Next up on display was his ominously atmospheric artwork for Roy Harper’s new album “Man & Myth.” McKean explained, “I’ve done about 150-170 album covers, for all sort of music, usually heavy metal-ey, I’m not sure why.”
Moving to another medium entirely, McKean also shared imagery from the various plays and films he has developed — and is in the process of developing — with the Welsh theater group, Wild Works. “The Gospel of Us,” featuring actor Michael Sheen, is available on iTunes, and currently in development is a show with the working title of “Callisto and the Wolves,” is a retelling of the Greek myth of Callisto.
In speaking of the benefits of these kind of projects, McKean said, “These are not huge Hollywood films, so they actually get made. They’re made incredibly cheaply, made with tens of thousands of pounds instead of tens of billions of pounds. I shoot, we have a tiny crew, Canon D5 cameras, no lights, no cranes, none of this stuff, no hotel rooms. We all live in the wood, then I can edit the films at home, I can do a lot of the effects at home and I work with people who do 3D animation to do spots as well.”
His long awaited film, “Luna” is finally nearing completion. “It’s taken 5 years, so far — we shot it in all good intention of doing it in 8 months.” McKean said before describing his personal connection to the story. “The idea for this film came from something that happened between me and a friend in art school. My friend and his wife went through a terrible two years, they lost a baby and he retreated in a storm of grief. Slowly, two years passed — so we finally got back together as friends again. It really stayed with me and affected me. Those feelings of being lost in grief, the moment when you finally bury the child and never forget, but you start to be able to look into the future a little bit. [There was] something about that I really liked, and so this film is based on that moment.”
Asked by an audience member, “Who were your influences as a young man when you were just getting started?” McKean replied, “My influences were nearly anybody, really. You can find something in anything if you look. There have been maybe a couple of people whose attitude in their work was really important. There’s a New York artist called Jim Dine who I really love; there’s an English illustrator called Ralph Steadman who I like. Every line in a Ralph Steadman drawing is describing and expressing the emotion in the character, not just what they look like.”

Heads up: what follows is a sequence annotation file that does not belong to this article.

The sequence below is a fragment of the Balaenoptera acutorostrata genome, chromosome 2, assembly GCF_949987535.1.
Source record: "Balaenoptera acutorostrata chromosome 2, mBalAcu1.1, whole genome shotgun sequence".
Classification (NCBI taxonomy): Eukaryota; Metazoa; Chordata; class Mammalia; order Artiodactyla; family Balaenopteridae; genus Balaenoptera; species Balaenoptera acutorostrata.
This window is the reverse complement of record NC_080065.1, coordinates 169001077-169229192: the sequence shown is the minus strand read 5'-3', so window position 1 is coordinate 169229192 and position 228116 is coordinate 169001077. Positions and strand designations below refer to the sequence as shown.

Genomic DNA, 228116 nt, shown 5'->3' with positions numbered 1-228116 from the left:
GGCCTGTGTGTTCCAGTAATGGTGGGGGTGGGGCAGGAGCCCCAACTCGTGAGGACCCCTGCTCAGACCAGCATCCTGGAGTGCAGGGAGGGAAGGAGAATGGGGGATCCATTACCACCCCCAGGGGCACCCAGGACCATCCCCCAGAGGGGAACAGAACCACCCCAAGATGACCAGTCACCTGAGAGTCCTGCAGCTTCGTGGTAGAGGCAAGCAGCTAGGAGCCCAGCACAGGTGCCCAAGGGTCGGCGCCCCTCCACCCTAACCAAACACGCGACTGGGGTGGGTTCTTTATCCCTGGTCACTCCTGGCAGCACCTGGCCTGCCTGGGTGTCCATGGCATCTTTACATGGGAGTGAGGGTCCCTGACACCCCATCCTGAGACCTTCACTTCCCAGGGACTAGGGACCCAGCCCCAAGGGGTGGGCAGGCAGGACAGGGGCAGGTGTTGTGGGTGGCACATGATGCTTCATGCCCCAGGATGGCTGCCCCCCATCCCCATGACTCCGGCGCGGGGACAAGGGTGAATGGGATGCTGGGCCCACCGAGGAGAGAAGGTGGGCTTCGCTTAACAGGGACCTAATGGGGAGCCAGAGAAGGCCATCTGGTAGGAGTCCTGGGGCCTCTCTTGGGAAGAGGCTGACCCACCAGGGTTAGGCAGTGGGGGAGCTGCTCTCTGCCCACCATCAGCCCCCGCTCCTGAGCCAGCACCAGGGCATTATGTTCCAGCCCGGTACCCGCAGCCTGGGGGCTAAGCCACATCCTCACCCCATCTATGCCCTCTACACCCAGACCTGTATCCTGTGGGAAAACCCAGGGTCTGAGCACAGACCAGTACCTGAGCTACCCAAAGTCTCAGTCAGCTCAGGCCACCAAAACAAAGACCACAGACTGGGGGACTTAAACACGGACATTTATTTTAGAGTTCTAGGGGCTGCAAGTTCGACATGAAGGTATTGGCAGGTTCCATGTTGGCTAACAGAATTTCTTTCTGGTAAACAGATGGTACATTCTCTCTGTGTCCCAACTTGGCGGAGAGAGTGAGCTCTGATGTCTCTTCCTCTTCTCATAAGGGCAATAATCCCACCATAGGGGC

Seigel added, “If you’ve ever spent half an hour with Dave, it’s everything. Everything catches his eye. Most of his stuff is based on something he’s seen or something he does.”
“I love writing stories, but I couldn’t write a story about anything. Neil [Gaiman] is a professional writer, he can write you a story about anything. You want a story about a lemon? He’ll write you a great one. I really need the lemon to have some personal commitment, I need to have slipped on a lemon, or choked on a lemon and had a near death experience, at that point I can write a story about the lemon, but I couldn’t just conjure it up. I’ve written only a few stories, but they tend to be about personal things.”
“So besides working for food, if someone came to you with a job, what would make you want to take it or not?” Seigel asked.
“It would be like with ‘The Savage,’ you know?” McKean replied. “I sat down with ‘The Savage’ expecting to read it, enjoy it and say ‘no thanks.’ But I was so touched by it, because it’s about a boy who lost his father when he was young, and those feelings have to come out creatively, somehow. I lost my father when I was very young, so it absolutely ran to me.”
“If it’s just one illustration, [like] with heavy metal covers, you can have an emotional reaction to it. I spend a day listening to it and do something.”
“I couldn’t do an album for a poppy band like ‘One Direction’ or whatever, but I can do an album cover for ‘Stabbing Westward’ or ‘Fear Factory’ because you just have an emotional reaction to it. I can get some paints out, make some marks and the feel of it comes out. I get an interesting day out of that. I wouldn’t want to spend a whole year like that, but…”
Speaking of projects that take years, McKean shared some elaborate, beautiful paintings he’s been working on for over a year, all based on the silent film “The Cabinet of Doctor Caligari.” They will eventually culminate in a graphic novel he plans to finish in a couple of years.
Finally, and somehow fittingly, McKean closed his visual tsunami of a show by treating the audience to a look at his elaborately crafted cover for the “Sandman” prequel, “Overture.”